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2 Corinthains 1: 3 has the Apostle Paul’s greeting the people from Corinth with these words:, “Praise be to the God and Father of our Lord Jesus Christ, the Father of compassion and the God of all comfort, who comforts us in all our troubles, so that we can comfort those in any trouble with the comfort we ourselves receive from God.”

Now I am here to walk alongside of others in their own grieving process. In all that experience it still does not “prepare” you for the next time when you will be in the midst of grief. The second worst day of my life came three years ago, when my brother-in-law, the very one who had stepped in to help me when my husband had not been there, died suddenly of a massive heart attack. This kind of heart attack is called the widow maker, and virtually there is nothing anyone can do when it strikes. One day he was healthy, working out in the pool and helping strangers in the nursing home, the next morning he woke up not feeling very well, and died shortly thereafter. Ron was only 61, loving life, and serving others.

And now my cousin’s husband, suddenly departed this earth on Thanksgiving day; and all the loss of the people I love at the church I serve. It is never easy.

So how do we cope? How do we survive? How do we go on living when sometimes there seems to be very little to live for? Here are 5 basic steps, a very good place to begin. Sometimes in the beginning of grief, we need to go over these basic steps daily for a long time:

1) Grief is a process, it takes time. While this seems basic sometimes we forget that grief is not something we “get over” quickly. We can be grieved over many things: Loss of a loved one, the loss of a job, kids moving out of the house, divorce, a change in our own health status or that of one we love. I remember when I attended a grief support group for young widows and they told me I would not feel whole again until 5 years. I remember thinking, “There is no way I can make it that long in this condition.” 5 Years was right, I did not feel fully alive again until 5 years later. (Sorry to be the bearer of that bad news, but keep reading there are things you can do NOW.)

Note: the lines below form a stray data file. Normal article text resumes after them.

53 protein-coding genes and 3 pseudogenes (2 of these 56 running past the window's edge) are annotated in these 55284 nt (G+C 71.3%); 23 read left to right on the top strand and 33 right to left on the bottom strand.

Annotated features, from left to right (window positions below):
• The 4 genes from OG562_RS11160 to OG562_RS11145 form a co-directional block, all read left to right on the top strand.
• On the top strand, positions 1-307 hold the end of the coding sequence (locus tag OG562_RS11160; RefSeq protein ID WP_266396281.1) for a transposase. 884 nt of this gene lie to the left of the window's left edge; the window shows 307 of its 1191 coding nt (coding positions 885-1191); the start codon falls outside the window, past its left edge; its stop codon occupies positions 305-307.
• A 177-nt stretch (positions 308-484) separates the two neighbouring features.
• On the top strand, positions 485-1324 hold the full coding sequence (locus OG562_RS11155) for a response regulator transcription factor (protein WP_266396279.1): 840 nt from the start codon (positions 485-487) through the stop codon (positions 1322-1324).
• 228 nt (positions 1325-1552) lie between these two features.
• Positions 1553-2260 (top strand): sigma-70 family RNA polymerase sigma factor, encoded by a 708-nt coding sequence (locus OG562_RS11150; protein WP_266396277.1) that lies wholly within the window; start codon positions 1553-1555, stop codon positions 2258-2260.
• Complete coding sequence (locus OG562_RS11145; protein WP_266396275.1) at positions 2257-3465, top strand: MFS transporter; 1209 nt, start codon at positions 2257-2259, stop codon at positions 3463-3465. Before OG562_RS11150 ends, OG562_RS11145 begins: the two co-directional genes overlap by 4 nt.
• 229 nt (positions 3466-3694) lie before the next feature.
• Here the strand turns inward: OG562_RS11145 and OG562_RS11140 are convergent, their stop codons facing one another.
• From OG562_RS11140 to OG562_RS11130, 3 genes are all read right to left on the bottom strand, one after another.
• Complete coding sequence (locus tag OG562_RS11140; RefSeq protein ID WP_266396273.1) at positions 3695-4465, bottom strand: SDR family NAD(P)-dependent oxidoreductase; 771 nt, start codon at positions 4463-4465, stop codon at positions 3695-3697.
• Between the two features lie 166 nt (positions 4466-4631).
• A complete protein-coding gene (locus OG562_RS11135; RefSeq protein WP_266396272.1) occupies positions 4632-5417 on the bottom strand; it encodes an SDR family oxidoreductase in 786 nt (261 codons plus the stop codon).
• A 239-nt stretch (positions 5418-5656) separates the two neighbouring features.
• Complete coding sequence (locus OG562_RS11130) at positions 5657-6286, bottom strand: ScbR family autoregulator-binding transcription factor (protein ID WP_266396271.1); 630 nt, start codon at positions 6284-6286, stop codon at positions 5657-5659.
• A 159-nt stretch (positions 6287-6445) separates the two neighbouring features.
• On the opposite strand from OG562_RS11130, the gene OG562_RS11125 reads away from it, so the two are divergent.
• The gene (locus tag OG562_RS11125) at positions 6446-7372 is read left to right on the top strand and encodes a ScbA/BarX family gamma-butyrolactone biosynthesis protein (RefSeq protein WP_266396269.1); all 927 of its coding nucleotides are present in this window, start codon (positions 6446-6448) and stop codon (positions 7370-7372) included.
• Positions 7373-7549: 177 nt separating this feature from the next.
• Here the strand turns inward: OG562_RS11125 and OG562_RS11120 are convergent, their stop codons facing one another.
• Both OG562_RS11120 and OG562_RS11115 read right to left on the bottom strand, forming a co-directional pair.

2) Take time to grieve. Give yourself space and permission. Some circles call this the “white space.” This is unplanned time to allow yourself to be, to remember and to be sad.

3) Tears are healthy. Use them. Take time to cry. It might seem that you have already been crying far too much, maybe it seems that there are no more tears left. Tears also help you process. There is a chemical element of tears that is cleansing. After the two year point when my tears no longer came at regular intervals several times a day, I would take some space and listen to music that would MAKE my cry. This did two helpful things: It helped me control my emotions in public, and it allowed the grief process to continuing working in me.

4) Find out how you “process” things and DO it. I have discovered that I process life events with pictures. So I pull out pictures of my loved ones and go over them and remember. (I even did this when my dog died, I loved my dog!) Maybe you process by telling your story. Find a trusted friend or a pastor who will listen to your story. Tell it over and over again, this helps the processing. I have also found that writing to my loved one in a journal helps me process. This had an added benefit in that months later I could reread my journal and really see that I HAD made progress in my grief work even though sometimes it FEELS like you are standing still.

5) Don’t leave God out of the mix. The Risen Christ Jesus promises to be with us until the end of the ages. (Matthew 28:20) The biblical witness reminds us from the beginning to the end that we have a God who loves us, who cares for us and who will be an abiding presence with us.  But in the midst of our grief sometimes we feel that God HAS abandoned us, we feel that God has forgotten us and we feel like God doesn’t care about us. God is big enough to hear your cries of pain and hurt. There are very real persons of faith, particularly in the Psalms of Lament (Psalms 22, 88 and many others,) who cry out in their pain and they ask the question, “God where were you and where are you now?” (Psalm 22 is what Jesus cried from the cross, “My God, my God why have you forsaken me.”) Cry out to God, and when you cannot seem to pray for yourself, ask others to pray with you and for you. (Get on a church prayer list, have faithful friends pray for you, find a Christian prayer and healing service near to you.)

This is a contemporary praise song that helps me in times of being in the desert by Hillsong United entitled, “The Desert Song.”

Grief work is hard, but whatever you do do NOT do nothing. Doing nothing will only help you become bitter and self destructive. REALLY! May the God of all comfort comfort you in your pain and grief.

In Christ,

Pastor Sarah